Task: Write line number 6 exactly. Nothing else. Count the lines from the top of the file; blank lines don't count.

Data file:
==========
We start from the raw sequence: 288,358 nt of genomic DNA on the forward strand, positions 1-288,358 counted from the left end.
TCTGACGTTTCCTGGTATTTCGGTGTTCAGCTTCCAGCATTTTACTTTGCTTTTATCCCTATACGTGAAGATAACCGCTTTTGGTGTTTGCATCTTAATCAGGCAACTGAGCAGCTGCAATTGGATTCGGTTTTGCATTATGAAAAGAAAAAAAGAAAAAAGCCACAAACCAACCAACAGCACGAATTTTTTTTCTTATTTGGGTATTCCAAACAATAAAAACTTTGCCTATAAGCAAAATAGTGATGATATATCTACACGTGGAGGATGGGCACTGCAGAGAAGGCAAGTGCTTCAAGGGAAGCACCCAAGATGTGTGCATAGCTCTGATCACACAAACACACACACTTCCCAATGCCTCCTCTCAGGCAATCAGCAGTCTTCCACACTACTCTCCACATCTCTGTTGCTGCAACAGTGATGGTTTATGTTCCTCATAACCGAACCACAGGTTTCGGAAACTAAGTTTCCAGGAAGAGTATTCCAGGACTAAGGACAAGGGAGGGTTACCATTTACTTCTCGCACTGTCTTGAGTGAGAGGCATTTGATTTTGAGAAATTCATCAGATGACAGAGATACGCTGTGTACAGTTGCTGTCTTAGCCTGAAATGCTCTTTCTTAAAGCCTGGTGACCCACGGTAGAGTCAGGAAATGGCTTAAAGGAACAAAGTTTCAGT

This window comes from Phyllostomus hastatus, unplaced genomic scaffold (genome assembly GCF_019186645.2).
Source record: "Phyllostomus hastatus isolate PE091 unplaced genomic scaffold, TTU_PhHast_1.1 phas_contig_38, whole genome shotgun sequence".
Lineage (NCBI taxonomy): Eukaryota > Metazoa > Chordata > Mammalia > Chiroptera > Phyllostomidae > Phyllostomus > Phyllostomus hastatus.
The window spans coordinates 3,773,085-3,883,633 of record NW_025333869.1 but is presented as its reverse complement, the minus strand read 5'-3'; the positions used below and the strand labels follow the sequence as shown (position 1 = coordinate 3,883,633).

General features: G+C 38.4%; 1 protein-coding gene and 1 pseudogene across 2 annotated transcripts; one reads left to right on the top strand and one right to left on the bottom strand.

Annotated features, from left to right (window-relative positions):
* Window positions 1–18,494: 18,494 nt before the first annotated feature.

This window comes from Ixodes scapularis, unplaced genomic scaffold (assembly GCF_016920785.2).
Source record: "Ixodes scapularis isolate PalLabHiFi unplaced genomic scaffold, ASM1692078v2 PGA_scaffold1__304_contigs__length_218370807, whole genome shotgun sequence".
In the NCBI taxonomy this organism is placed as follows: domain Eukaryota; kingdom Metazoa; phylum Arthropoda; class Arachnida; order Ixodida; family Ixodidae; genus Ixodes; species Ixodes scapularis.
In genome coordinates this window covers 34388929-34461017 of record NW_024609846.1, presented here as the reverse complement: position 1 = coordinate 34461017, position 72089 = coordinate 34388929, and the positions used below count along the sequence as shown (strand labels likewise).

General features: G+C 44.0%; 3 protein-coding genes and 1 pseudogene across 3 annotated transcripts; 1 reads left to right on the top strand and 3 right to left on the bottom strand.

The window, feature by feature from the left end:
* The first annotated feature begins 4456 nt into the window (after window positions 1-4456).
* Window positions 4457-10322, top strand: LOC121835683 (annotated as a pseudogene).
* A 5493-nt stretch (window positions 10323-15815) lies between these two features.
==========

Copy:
The window spans coordinates 3,773,085-3,883,633 of record NW_025333869.1 but is presented as its reverse complement, the minus strand read 5'-3'; the positions used below and the strand labels follow the sequence as shown (position 1 = coordinate 3,883,633).